Cambridge College

Cambridge College is a private, non-profit college based in Boston, Massachusetts, specializing in adult education.

Cambridge College
MottoMy Life. My College.
TypePrivate non-profit[1]
Endowment$11.1 million[2]
PresidentDeborah Jackson
Location, ,
ColorsBlue & White 

It offers distance learning and blended learning programs toward undergraduate and graduate degrees in education, counseling, psychology, management, health care management, and human services. Cambridge College operates regional centers in Lawrence, Massachusetts, Springfield, Massachusetts, Rancho Cucamonga, California, and San Juan, Puerto Rico.[4] There are 1,209 undergraduate students and 1,591 graduate students enrolled at Cambridge College.[3]

Degree programs

Cambridge College grants Bachelor of Science and Bachelor of Arts degrees in human services, psychology, management studies and multidisciplinary studies. All bachelor's degree programs are designed for adult learners, ideally those with some work experience. As of 2016, the undergraduate degrees in general business administration and management were the most popular majors at the college.

The School of Education offers graduate teacher and educational administrator preparation and licensure programs leading to Master of Education and Doctor of Education degrees, or to the Certificate of Advanced Graduate Study. The National Institute for Teaching Excellence in Cambridge combines a five-week summer program for adult students with an on-line or local-campus component and leads to a graduate degree in education.

The School of Management grants Master of Management and the Master of Management in Health Care degrees. Students enrolling in the health care managerial competencies degree program must have 3-5 years of experience.

The School of Counseling and Psychology offers several different Master of Education in Counseling Psychology degrees. Several of these degrees fulfill requirements for the educational portion of the licensure process in the states of Massachusetts and Connecticut. A Certificate of Advanced Graduate Studies (CAGS) is also available in Counseling and Psychology.

The college is one of 1,900 "military-friendly" institutions belonging to the Servicemembers Opportunity Colleges (SOC) consortium.[5]



Cambridge College had its beginnings as an innovative graduate program created by Eileen Moran Brown and Joan Goldsmith in the newly created Institute of Open Education (IOE) in 1971 formed by John Bremer at Newton College of the Sacred Heart.[6] Students in education programs were given individual attention: for example, through critiques of videotaped student performance on the job. Within two years, Brown and Goldsmith were directing the IOE, and later affiliated the IOE with Antioch College, where Brown was named Dean. In 1979, Brown began the 18-month process of elevating the graduate program to an independent, fully accredited institution that was named Cambridge College.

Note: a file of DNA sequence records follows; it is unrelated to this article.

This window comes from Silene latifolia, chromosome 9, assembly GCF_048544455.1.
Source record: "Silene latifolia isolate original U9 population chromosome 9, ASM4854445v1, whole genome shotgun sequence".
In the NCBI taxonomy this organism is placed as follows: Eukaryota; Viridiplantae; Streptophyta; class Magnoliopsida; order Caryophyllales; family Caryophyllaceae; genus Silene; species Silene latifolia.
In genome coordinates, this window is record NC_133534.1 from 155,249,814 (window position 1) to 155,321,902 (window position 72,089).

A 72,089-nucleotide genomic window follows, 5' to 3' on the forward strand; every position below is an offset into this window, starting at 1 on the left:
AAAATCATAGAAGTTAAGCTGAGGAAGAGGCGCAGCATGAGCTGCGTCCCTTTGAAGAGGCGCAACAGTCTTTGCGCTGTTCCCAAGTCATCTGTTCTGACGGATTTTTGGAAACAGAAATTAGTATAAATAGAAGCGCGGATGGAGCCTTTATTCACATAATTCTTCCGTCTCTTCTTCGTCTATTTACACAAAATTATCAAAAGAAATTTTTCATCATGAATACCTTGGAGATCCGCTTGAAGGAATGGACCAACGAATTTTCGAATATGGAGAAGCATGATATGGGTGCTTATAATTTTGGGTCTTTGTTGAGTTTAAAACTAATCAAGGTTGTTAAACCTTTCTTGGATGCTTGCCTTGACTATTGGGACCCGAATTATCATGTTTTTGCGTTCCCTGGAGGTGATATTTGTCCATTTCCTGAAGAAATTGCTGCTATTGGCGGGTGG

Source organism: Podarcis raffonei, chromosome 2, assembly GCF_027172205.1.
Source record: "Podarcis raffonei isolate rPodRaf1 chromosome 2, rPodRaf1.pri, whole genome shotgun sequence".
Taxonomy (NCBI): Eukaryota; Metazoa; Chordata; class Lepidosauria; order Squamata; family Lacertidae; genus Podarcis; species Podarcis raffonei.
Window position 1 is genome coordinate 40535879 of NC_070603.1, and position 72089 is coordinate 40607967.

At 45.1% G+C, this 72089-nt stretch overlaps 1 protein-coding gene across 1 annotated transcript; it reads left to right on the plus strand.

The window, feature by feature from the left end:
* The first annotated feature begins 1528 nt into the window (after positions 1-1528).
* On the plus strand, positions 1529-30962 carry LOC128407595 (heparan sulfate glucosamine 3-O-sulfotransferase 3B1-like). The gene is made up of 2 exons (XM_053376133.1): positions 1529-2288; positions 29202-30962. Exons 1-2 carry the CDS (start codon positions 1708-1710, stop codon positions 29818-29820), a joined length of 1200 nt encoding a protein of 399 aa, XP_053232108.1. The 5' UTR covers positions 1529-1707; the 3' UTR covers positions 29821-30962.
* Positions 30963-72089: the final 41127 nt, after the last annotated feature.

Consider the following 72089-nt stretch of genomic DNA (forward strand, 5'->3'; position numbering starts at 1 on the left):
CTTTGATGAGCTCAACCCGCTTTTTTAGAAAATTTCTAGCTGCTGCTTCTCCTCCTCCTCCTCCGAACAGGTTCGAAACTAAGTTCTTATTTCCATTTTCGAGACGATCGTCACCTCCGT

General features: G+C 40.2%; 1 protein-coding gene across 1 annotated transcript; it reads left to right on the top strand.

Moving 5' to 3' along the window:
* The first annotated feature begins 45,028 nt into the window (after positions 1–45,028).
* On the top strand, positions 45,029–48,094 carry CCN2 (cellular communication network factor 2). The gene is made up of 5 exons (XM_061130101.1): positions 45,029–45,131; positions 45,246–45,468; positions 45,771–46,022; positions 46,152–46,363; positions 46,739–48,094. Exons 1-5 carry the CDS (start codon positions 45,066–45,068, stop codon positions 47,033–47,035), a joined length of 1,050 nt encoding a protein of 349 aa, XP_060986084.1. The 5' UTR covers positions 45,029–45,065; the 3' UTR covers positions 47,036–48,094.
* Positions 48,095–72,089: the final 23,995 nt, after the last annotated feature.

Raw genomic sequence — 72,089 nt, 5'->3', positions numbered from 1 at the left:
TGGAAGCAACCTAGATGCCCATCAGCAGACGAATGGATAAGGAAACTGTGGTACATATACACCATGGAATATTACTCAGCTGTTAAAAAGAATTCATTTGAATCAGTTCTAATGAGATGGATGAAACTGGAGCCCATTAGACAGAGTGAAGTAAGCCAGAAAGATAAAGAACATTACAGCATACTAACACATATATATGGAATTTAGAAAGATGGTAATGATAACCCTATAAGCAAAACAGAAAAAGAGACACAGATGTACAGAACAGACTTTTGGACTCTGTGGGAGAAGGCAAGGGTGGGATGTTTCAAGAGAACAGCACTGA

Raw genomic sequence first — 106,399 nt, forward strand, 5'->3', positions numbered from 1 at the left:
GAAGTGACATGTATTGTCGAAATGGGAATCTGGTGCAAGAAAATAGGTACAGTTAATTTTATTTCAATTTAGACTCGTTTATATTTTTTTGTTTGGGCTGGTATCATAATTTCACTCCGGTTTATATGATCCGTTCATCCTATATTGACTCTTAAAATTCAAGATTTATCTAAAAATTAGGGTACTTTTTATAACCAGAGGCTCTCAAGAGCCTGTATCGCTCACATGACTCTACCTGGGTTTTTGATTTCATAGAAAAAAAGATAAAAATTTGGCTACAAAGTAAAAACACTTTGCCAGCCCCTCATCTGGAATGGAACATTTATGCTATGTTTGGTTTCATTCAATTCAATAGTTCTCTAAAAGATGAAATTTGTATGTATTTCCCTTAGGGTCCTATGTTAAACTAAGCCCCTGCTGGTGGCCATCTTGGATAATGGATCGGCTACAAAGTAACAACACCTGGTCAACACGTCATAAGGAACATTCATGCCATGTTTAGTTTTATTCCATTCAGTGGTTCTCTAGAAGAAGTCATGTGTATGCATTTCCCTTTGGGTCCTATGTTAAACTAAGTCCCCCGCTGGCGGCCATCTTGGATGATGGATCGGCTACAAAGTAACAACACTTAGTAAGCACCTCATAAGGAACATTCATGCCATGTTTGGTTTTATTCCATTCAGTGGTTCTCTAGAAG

A 2003 Wall Street Journal article reported that in 1996, the New England Association of Schools and Colleges had cited "quality control of academic achievement" as an "issue of overriding concern which is central to the academic credibility of the college" with reference to the graduate program in education. [7] The article discussed the lack of rigorous entrance requirements and grade inflation in the program as areas of concern. [7]


John Bremer was invited to Cambridge College (2005-08) where he was appointed to the Elizabeth J. McCormack Chair in the Humanities.[8]

In 2017, Cambridge College consolidated its four locations in Cambridge into a single campus in the Hood Office Park in Charlestown, a neighborhood of Boston.[9]


Cambridge College is accredited by the New England Association of Schools and Colleges.[10]

The College is authorized to operate by the California Bureau for Private Post-Secondary and Vocational Education, and the Council on Higher Education of Puerto Rico.[11]

Notable alumni

  • Sandra Ramoutar (Class of 1988)[12]
  • Linda Nathan (Class of 1982)[13]
  • Kristin Suydam Straut (Class of 1995)[14]
  • Mohammad Alshawabkeh (class of 2015)

Notes and references

  1. "College Navigator: Cambridge College". National Center for Education Statistics.
  2. As of June 30, 2011. "U.S. and Canadian Institutions Listed by Fiscal Year 2011 Endowment Market Value and Percentage Change in Endowment Market Value from FY 2010 to FY 2011" (PDF). National Association of College and University Business Officers. January 17, 2012. p. 22. Archived from the original (PDF) on 2013-10-29. Retrieved February 21, 2012.
  3. "College Navigator". U.S. Department of Education. Retrieved 2009-04-19.
  4. "Locations - Cambridge College". Retrieved 27 May 2018.
  5. American Association of State Colleges and Universities. "SOC Consortium". Archived from the original on 2011-03-19. Retrieved 2010-09-15.
  6. John Bremer (January 11, 2008). "It Became Cambridge College".
  7. Daniel Golden (22 September 2003). "Colleges Ease Way For Teachers to Get Advanced Degrees". Wall Street Journal. Full article online at Archived 2011-06-29 at the Wayback Machine
  8. "Archived copy". Archived from the original on 2011-07-25. Retrieved 2011-01-17.CS1 maint: archived copy as title (link)
  9. Seth Daniel (August 5, 2017). "Cambridge College Ready for Move to Charlestown". Charlestown Patriot-Bridge. Retrieved September 17, 2017.
  10. New England Association of Schools and Colleges. "Cambridge College".
  11. 6:00pm. "Accreditation and Authorizations | Cambridge College". Retrieved 2018-05-27.
  12. "Sandra Ramoutar | Cambridge College". Retrieved 2018-01-14.
  13. "Linda Nathan | Cambridge College". Retrieved 2018-01-14.
  14. "Study Break: 'I enjoy spending time with my family'". islandpacket. Retrieved 2018-01-14.

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